We previously posted about a recent effort to address an issue left unresolved in Baker Botts v. ASARCO, 135 S. Ct. 2158 (2015): can an estate professional by statute or contract be entitled to payment of fees incurred in defending against fee application objections (so-called “fees-on-fees”)? It is certainly the case both that (i) the Supremes held in ASARCO that the American Rule (each side pays its own fees) does not permit on fees-on-fees unless a statute is explicit on this point and (ii) the Court acknowledged that the American Rule can be contracted around. So the question in Chapter 11 is, can an estate professional by contract or by reference to a different Code provision be paid its fees-on-fees? As promised, we have an update from Delaware.
In In re Boomerang Tube, Inc., et al. (15-11247, Bankr. D. Del.), Judge Walrath sustained the objection of the United States Trustee (UST) and declined to approve the fee-on-fee provisions in the retention applications of counsel to the Unsecured Creditors Committee. It was a valiant and exceptionally well-briefed effort with many fingers crossed in the Chapter 11 community, but to no avail. Given this decision, and in light of the court comment noted in our previous post that the Delaware courts intended a consistent ruling on the issue, it appears that Boomerang Tube is the law of Delaware-land unless appealed and reversed. Here is a copy of the decision.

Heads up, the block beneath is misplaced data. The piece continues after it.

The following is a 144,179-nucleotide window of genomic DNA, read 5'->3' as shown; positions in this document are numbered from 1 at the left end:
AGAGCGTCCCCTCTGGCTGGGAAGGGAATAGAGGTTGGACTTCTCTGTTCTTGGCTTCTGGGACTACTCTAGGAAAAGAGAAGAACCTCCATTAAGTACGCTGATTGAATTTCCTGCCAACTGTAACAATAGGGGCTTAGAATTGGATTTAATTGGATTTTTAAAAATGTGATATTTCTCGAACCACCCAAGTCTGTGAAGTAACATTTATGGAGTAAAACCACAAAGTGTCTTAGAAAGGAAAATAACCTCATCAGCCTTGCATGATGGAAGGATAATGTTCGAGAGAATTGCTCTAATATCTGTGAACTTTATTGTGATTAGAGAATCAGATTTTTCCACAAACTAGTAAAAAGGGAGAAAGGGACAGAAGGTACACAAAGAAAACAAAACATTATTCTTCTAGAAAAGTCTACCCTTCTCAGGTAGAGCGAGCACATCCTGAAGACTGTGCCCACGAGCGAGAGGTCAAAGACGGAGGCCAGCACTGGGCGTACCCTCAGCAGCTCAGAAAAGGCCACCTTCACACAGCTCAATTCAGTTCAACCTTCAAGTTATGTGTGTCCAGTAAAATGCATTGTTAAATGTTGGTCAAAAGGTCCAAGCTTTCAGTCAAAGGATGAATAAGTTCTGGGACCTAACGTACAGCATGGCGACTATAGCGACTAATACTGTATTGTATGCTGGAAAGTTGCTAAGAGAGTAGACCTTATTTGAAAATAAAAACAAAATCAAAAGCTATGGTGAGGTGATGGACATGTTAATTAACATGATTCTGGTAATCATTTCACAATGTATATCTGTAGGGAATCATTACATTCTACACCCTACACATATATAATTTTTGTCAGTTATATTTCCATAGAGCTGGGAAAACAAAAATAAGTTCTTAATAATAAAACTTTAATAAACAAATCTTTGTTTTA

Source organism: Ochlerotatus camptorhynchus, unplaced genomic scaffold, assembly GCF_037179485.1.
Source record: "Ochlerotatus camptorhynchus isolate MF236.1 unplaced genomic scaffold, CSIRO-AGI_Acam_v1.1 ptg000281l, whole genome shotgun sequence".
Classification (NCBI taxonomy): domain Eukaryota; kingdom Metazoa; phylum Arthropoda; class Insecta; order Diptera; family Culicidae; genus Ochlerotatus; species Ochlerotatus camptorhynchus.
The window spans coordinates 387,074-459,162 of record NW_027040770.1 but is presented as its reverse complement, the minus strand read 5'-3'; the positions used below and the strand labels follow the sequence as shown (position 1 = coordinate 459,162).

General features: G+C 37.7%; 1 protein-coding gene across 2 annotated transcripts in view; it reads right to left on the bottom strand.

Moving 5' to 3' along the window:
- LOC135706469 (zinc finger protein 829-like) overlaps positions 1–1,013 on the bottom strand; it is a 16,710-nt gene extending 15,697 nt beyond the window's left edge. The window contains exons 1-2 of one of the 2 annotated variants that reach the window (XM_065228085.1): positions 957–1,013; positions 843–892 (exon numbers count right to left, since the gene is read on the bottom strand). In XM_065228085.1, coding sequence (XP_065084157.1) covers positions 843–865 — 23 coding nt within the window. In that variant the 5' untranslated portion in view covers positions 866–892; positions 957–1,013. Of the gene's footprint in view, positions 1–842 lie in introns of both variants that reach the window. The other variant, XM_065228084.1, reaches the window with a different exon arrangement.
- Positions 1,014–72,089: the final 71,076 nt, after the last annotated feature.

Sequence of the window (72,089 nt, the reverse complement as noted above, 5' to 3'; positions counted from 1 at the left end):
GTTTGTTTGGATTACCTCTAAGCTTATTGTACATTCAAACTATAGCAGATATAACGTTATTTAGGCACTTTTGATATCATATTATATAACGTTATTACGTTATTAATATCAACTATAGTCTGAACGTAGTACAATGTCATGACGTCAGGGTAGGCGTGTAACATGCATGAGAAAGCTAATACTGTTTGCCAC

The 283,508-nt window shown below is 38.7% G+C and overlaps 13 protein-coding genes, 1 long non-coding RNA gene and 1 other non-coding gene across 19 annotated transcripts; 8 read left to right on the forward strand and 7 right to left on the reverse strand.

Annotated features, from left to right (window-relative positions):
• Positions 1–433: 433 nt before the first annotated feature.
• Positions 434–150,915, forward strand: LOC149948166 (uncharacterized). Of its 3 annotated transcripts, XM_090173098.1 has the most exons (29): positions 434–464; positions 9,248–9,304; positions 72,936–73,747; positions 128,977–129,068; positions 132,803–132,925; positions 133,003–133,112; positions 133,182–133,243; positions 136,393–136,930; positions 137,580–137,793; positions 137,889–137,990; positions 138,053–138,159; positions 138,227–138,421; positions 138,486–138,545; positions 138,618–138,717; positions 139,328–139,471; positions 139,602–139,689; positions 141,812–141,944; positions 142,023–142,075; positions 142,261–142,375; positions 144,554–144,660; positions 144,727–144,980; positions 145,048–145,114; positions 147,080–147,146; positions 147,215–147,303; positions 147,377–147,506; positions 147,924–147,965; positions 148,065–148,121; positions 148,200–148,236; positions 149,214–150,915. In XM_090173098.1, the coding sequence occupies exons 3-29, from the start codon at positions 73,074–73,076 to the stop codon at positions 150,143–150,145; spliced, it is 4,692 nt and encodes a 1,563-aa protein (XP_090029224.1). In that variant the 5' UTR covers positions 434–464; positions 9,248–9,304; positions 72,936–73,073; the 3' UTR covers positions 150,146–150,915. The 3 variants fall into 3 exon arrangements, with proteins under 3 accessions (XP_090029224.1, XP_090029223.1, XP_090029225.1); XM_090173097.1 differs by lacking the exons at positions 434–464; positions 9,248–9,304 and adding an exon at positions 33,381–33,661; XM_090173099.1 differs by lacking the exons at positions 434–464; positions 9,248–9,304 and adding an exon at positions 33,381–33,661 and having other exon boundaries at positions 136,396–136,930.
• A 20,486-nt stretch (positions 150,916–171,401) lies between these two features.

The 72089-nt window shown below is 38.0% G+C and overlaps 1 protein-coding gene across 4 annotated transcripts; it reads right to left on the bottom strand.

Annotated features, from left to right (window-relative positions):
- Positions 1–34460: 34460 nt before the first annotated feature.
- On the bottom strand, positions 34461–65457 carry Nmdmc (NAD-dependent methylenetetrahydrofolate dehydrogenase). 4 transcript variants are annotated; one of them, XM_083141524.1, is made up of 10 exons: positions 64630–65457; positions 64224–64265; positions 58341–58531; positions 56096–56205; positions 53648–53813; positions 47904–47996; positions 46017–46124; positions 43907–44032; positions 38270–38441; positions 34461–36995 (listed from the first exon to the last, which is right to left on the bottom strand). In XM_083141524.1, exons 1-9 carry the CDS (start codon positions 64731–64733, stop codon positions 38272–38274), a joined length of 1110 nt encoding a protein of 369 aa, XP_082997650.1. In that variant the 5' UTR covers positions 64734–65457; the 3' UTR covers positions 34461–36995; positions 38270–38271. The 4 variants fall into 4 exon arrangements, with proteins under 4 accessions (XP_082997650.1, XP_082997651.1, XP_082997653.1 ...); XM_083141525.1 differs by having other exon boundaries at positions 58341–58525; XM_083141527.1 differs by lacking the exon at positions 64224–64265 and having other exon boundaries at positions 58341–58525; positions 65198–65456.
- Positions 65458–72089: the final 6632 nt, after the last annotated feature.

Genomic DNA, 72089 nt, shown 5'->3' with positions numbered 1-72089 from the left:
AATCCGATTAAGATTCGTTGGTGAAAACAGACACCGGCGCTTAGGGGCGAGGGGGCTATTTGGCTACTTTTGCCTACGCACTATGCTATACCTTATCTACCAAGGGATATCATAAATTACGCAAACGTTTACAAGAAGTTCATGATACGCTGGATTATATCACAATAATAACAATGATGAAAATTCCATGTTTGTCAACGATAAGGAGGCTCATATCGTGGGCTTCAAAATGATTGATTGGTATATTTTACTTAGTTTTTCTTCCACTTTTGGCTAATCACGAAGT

The Committee argued that ASARCO, which dealt with compensation under § 330, was not applicable where the Committee was seeking compensation under § 328(a), an exception to § 330. The Court acknowledged that § 328 is an exception to § 330, but held that § 328, like § 330, does not permit fee shifting. The Court noted numerous sections of the Bankruptcy Code that explicitly allow for fee shifting – §§ 110(i)(1)(C), 303(i)(1)(B) and 526(c)(2), to name a few – and determined that the lack of similar express language in § 328 is evidence that Congress did not intend to create an exception to the American rule.
The Committee also argued that regardless of § 328, the retention agreements were contractual exceptions to the American Rule, which were not precluded by ASARCO. The Court agreed with the Committee that ASARCO acknowledged a contractual exception to the American Rule but then agreed with the UST that a retention application is not a bilateral contract but a court application subject to objection and ultimate court approval. Additionally, the Court agreed with the UST that the contract between the parties is a one-way street: “Committee Counsel seeks a ruling that the estate is liable for their legal fees but make no similar commitment to the estate.” The Court held that a contract between two parties that a third, non-contracting party (the estate) would pay the legal fees of one of the two parties could not create a contractual exception to the American Rule.
Lastly, the Court agreed with the UST that fees-on-fees cannot be approved under § 328 because they do not involve any services for the Committee but rather involve services for the Committee’s professionals, and therefore are not “reasonable” as required under § 328.
This issue is arising in courts outside of Delaware, as well, but given how well the Committee briefed its arguments and the lengthy analysis of those arguments by the Delaware court, we suspect that Boomerang Tube, like ASARCO, is now the law of the land.